Each story is relatively straightforward. Blacklist and A Place of Hiding are murder mysteries: a body is discovered at the beginning, its assassin discovered at the end. Blow Fly is a thriller, and we keep step with the killer throughout — his perspective is one of the many in the novel. This is Cornwell's first Scarpetta story told in the third person, and she takes full advantage of her new freedom, introducing five narrative voices in the first ten chapters. Elizabeth George zooms about all over the place, packing in ten narrative voices in the first four chapters of A Place of Hiding. In both cases this means that while we know in detail what everyone is up to, there is relatively little advance in the story. Paretsky uses first-person narrative and is able to fill up the pages with some fairly mundane chat — Warshaw-ski catches a cold. Warshawski pulls a muscle in her shoulder. Warshawski has a hot bath . . that sort of thing. These details, which occur in all three books, are obviously crucial to the authors' success — the soap opera aspects are possibly more gripping, to loyal readers, than the plot. It seems curious that quite so many pages are devoted to how characters are feeling, rather than what they are doing to stop the homicidal maniac. This is even true in the relatively pacy Scarpetta book: Scarpetta's niece pondering her sexuality, Scarpetta dealing with loss, Jean-Baptiste Chandonne sitting on the lavatory . . . there's plenty of time for everyone to share their feelings. All this feels like smoke and mirrors to a reader who isn't catching up on the latest episode.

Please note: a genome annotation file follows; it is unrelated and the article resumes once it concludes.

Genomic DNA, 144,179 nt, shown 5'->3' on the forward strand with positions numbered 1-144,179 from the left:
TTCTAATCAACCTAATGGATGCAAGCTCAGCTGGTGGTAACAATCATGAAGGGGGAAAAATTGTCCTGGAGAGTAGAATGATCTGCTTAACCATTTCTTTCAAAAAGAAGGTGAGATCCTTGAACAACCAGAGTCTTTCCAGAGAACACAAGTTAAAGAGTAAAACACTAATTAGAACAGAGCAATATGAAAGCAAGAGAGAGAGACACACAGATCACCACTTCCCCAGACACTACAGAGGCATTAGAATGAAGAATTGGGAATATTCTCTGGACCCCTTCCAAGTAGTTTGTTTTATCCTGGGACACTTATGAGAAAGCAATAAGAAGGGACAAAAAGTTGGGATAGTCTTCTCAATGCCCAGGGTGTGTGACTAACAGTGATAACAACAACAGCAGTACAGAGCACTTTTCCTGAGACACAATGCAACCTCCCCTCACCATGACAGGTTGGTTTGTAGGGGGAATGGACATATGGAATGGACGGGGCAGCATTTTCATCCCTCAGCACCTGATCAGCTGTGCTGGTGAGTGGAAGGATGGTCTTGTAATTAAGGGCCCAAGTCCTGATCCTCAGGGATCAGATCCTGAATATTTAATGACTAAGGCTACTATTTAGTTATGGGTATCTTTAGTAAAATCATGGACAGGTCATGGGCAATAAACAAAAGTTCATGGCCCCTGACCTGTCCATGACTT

Complicated subplots also seem to be in place purely to bulk up the books. Blacklist involves a suspected Al-Qaeda terrorist hiding in an attic; Scarpetta's nemesis, Jean-Baptiste Chandonne, manages to escape from death row and set off in her pursuit (I know, I know); one of the minor characters in A Place of Hiding is discovered to have betrayed his friends to the Nazis. The reader is confused into thinking that these subplots might actually have something to do with anything, but they are ruthlessly cast aside at the eleventh hour. The Egyptian boy suspected of being a terrorist is, of course, a) innocent and b) shot dead in the final showdown by the cornered murderer, so we know that he/she isn't just messing around. JeanBaptiste Chandonne escapes from death row by dressing up in the guard's uniform and then he just beetles off, presumably to appear in the next book. And the Nazi story dies a death (literally) and is put back in the box it came out of.